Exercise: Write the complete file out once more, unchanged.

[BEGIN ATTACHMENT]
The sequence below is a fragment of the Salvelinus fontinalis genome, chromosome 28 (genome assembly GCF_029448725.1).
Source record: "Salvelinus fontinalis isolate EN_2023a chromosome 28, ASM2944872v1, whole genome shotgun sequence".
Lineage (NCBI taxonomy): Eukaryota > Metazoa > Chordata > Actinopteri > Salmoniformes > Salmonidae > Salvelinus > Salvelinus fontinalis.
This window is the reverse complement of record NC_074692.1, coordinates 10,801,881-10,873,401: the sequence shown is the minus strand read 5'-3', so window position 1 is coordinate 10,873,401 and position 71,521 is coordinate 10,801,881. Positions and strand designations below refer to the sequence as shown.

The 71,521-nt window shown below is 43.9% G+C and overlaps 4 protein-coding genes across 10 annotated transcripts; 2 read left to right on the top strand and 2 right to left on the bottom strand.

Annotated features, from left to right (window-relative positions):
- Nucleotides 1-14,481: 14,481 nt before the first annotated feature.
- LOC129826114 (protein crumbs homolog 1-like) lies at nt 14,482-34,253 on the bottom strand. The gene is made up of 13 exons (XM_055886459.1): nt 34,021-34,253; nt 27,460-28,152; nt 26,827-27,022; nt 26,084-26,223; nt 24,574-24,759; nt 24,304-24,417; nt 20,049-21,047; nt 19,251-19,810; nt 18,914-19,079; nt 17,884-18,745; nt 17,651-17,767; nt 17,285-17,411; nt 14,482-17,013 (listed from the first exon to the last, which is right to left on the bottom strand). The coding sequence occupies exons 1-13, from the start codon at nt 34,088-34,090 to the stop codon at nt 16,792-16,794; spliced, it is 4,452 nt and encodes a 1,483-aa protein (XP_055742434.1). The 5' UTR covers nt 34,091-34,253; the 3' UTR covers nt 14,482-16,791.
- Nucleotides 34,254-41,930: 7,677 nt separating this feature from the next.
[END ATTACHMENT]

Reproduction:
The sequence below is a fragment of the Salvelinus fontinalis genome, chromosome 28 (genome assembly GCF_029448725.1).
Source record: "Salvelinus fontinalis isolate EN_2023a chromosome 28, ASM2944872v1, whole genome shotgun sequence".
Lineage (NCBI taxonomy): Eukaryota > Metazoa > Chordata > Actinopteri > Salmoniformes > Salmonidae > Salvelinus > Salvelinus fontinalis.
This window is the reverse complement of record NC_074692.1, coordinates 10,801,881-10,873,401: the sequence shown is the minus strand read 5'-3', so window position 1 is coordinate 10,873,401 and position 71,521 is coordinate 10,801,881. Positions and strand designations below refer to the sequence as shown.

The 71,521-nt window shown below is 43.9% G+C and overlaps 4 protein-coding genes across 10 annotated transcripts; 2 read left to right on the top strand and 2 right to left on the bottom strand.

Annotated features, from left to right (window-relative positions):
- Nucleotides 1-14,481: 14,481 nt before the first annotated feature.
- LOC129826114 (protein crumbs homolog 1-like) lies at nt 14,482-34,253 on the bottom strand. The gene is made up of 13 exons (XM_055886459.1): nt 34,021-34,253; nt 27,460-28,152; nt 26,827-27,022; nt 26,084-26,223; nt 24,574-24,759; nt 24,304-24,417; nt 20,049-21,047; nt 19,251-19,810; nt 18,914-19,079; nt 17,884-18,745; nt 17,651-17,767; nt 17,285-17,411; nt 14,482-17,013 (listed from the first exon to the last, which is right to left on the bottom strand). The coding sequence occupies exons 1-13, from the start codon at nt 34,088-34,090 to the stop codon at nt 16,792-16,794; spliced, it is 4,452 nt and encodes a 1,483-aa protein (XP_055742434.1). The 5' UTR covers nt 34,091-34,253; the 3' UTR covers nt 14,482-16,791.
- Nucleotides 34,254-41,930: 7,677 nt separating this feature from the next.